Monday, September 7, 2009

Robert, Emily, and John

Well, to quote old Bobby Burns:

The best laid schemes o' mice and men oft go astray.


So, call me mouse or man (just don't call me late for dinner; couldn't resist, sorry!), but astray mine did go. Though here I am blogging with if not renewed vigor, then certainly a sense of hope of being here regularly again.
Cue Emily D:

Hope is the thing with feathers
That perches in the soul,
And sings the tune without the words,
And never stops at all,

Has anyone ever gotten it better than her?
but I digress and digress and digress....
My oldest son starts kindergarten tomorrow.
After he graduated from preschool this past June, I spent four days convinced that we had bedbugs and that we were going to move into my in-law's home while everything was heated past boiling and then sealed for six months. Needless to say, or maybe I do need to say, they were ecstatic about being with their grandsons full time. The worst part of the whole ordeal ended up being when I had to call them and tell them we were staying put. So, a week and a half ago, when I was overly emotional about something, I looked at my husband and said, "No matter what I do or say until mid-September, just repeat to yourself, 'kindergarten.'" He thought it was a great sign that maybe this time we wouldn't have to go through some other kind of faux-infestation (mice, anyone?) for my feelings of... Who are these people, and what are they doing with my child?
Because, frankly, that is exactly how I feel.
And I am still in shock that my entire life's calendar is going to be controlled, in a general but large way, by the Public School System.
As will my son. Sort of, kind of, but really.
And, okay, I know it is all good. Not only good, but great even. Because I also know that we are part of the very lucky ones - he's going to school. Too many children either aren't or have horrible circumstances around that experience, especially this year. Which makes me feel very humbled and grateful and amazed that I got so lucky to be able to have this experience of motherhood, which is common as dirt, but for me holds everything, as does the earth. Like mice. And with that, I'll let Mr. Keats take us out:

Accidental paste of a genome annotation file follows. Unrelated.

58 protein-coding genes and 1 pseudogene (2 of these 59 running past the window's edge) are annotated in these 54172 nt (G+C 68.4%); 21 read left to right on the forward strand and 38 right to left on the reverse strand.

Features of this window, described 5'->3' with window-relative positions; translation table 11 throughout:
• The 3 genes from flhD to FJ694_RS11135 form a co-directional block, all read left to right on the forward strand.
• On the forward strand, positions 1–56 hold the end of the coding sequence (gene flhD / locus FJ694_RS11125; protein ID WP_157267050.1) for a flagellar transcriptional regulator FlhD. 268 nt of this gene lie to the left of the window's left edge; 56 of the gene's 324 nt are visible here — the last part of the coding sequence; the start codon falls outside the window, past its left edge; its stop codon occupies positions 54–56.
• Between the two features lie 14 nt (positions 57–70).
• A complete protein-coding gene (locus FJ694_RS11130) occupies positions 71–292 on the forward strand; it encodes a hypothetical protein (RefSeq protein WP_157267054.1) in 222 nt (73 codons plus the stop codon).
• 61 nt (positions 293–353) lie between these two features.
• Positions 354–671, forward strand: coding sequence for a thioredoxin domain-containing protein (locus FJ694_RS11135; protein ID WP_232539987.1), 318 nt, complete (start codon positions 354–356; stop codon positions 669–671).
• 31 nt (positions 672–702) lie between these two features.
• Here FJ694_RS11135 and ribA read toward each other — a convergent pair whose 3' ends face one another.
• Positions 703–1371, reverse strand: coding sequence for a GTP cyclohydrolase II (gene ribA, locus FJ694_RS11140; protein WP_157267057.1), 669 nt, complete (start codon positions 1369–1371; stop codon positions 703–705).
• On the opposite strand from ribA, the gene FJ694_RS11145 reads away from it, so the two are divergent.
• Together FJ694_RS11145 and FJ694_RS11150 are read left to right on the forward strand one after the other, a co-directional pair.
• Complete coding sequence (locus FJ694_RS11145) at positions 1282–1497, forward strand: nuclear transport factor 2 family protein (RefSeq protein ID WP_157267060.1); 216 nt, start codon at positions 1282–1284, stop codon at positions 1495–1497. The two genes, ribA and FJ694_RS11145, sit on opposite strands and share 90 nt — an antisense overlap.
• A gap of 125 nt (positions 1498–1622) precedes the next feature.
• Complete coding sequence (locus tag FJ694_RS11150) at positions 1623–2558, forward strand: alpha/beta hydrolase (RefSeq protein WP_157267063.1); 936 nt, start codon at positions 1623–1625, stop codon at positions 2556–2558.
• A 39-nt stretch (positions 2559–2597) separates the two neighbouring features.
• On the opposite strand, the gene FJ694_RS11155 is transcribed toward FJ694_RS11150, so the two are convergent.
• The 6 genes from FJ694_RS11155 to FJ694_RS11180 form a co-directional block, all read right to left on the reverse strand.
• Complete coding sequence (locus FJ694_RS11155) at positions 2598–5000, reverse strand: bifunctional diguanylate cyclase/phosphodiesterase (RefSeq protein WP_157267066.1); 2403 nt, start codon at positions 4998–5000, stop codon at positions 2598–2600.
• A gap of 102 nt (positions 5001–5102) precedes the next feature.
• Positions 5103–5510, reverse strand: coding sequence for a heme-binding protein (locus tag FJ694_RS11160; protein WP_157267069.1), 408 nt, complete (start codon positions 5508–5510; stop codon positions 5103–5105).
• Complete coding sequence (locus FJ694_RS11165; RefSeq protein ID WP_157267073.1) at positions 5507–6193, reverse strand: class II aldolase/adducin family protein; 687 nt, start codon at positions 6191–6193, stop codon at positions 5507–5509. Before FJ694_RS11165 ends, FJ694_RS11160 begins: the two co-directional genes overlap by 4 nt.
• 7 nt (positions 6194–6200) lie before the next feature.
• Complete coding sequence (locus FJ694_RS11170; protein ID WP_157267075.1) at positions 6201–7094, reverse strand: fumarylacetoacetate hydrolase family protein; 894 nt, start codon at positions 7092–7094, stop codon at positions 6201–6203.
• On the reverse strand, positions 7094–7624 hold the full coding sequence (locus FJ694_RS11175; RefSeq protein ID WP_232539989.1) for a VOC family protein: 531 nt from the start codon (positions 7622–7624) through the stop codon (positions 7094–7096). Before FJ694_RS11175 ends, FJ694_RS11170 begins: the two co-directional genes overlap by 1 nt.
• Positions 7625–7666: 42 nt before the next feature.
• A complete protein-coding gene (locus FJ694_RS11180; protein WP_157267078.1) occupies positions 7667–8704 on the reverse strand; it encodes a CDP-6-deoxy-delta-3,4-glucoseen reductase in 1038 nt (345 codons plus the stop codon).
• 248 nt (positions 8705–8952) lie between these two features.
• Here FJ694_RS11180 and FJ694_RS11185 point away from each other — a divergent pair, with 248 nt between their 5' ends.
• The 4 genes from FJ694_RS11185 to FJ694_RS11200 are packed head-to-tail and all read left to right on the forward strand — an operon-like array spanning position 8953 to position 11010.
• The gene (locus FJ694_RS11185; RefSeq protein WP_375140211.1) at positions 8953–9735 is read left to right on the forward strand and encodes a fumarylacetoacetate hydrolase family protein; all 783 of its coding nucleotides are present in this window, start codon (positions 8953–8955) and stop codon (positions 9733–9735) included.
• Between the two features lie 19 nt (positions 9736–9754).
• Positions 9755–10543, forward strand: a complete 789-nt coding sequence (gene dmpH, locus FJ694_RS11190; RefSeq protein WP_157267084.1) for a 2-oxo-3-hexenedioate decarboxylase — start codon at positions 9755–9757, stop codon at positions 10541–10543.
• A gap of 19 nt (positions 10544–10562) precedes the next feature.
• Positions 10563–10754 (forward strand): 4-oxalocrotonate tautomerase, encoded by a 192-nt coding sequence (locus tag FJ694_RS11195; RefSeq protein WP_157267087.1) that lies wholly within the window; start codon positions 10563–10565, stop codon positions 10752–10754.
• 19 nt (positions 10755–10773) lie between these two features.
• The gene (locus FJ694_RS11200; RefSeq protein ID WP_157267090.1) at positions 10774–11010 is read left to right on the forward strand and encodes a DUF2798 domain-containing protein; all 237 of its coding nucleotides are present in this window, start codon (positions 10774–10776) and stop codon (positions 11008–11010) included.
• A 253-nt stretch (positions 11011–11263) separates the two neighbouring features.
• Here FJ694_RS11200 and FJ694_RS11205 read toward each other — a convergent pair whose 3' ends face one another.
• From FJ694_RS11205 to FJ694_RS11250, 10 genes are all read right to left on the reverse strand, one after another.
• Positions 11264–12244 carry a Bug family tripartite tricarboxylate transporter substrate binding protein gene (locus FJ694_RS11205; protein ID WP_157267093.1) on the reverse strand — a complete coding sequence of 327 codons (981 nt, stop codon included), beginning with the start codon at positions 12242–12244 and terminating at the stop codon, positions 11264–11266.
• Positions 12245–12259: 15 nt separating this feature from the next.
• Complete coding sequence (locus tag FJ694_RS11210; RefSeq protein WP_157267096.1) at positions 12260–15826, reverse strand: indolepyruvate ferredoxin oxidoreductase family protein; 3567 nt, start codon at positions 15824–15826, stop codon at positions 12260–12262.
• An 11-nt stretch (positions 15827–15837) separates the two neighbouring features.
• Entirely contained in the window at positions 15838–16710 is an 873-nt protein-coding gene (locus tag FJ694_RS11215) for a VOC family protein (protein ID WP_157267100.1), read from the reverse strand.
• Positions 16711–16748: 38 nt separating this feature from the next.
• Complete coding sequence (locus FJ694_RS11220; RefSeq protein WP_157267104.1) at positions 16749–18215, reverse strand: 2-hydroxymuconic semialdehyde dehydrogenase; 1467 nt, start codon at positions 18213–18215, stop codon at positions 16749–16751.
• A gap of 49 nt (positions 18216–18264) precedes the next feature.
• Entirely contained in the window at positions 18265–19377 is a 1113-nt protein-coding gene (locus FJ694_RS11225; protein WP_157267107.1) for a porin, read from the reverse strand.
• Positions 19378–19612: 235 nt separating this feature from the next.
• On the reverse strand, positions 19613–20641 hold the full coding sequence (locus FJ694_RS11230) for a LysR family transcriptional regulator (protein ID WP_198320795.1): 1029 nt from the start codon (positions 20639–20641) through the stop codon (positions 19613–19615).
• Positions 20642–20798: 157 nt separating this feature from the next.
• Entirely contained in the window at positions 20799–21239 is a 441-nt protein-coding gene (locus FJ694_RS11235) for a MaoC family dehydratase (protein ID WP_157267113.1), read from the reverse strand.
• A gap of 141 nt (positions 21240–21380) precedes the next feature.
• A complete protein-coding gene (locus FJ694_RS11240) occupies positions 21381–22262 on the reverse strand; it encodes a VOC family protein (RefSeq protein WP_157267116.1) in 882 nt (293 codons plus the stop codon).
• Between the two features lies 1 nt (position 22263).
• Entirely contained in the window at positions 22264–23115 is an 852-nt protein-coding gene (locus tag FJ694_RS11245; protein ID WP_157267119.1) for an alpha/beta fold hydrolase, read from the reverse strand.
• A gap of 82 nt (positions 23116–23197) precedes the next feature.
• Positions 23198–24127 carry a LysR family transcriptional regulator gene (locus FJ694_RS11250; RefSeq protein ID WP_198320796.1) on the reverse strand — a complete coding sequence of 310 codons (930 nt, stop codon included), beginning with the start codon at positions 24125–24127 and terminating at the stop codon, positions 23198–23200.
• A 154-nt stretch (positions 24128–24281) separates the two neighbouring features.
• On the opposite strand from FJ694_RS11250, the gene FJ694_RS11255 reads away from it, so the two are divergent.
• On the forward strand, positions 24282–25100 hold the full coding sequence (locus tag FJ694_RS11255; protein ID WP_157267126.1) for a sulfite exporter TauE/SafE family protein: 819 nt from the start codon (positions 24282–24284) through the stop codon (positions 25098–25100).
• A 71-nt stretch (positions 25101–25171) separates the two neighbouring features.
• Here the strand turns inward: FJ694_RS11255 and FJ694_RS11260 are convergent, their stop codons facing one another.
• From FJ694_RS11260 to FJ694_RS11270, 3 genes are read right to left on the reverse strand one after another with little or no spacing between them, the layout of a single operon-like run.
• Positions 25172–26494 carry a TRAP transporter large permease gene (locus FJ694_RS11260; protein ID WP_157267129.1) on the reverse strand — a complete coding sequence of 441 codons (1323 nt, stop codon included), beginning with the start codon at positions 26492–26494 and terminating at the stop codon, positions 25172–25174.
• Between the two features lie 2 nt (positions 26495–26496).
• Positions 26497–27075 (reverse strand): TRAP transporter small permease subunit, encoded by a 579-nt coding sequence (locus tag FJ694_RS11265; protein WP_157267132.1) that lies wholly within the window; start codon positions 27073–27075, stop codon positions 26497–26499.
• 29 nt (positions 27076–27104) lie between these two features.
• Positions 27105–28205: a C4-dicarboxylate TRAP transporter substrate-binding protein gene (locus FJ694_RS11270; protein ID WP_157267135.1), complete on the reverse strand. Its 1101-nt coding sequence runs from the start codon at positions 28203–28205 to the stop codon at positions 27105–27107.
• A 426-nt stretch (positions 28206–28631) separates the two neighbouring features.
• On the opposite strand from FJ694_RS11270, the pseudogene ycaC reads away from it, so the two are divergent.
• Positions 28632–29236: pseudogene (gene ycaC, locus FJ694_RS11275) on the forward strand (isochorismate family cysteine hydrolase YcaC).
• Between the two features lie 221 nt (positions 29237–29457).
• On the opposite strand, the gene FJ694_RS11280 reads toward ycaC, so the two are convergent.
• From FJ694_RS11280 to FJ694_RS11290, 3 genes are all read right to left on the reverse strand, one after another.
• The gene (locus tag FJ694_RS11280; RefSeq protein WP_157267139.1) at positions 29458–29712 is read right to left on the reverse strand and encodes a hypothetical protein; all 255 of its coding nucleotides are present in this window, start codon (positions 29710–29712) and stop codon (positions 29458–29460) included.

The poetry of earth is never dead:
When all the birds are faint with the hot sun,
And hide in cooling trees, a voice will run
From hedge to hedge about the new-mown mead;
That is the Grasshopper's--he takes the lead
In summer luxury,--he has never done
With his delights; for when tired out with fun
He rests at ease beneath some pleasant weed.
The poetry of earth is ceasing never:
On a lone winter evening, when the frost
Has wrought a silence, from the stove there shrills
The Cricket's song, in warmth increasing ever,
And seems to one in drowsiness half lost,
The Grasshopper's among some grassy hills.

1 Comments:

Blogger Sheila Deeth said...

Oh wow. I know what you mean. That point when you realize someone else might start to spend as long as you, or even longer than you with your child. Other people have influence. Other ideas... Scary stuff. Then they grow up and somehow it all works out. Just don't call'em late for their dinner.

September 15, 2009 at 4:21 PM  

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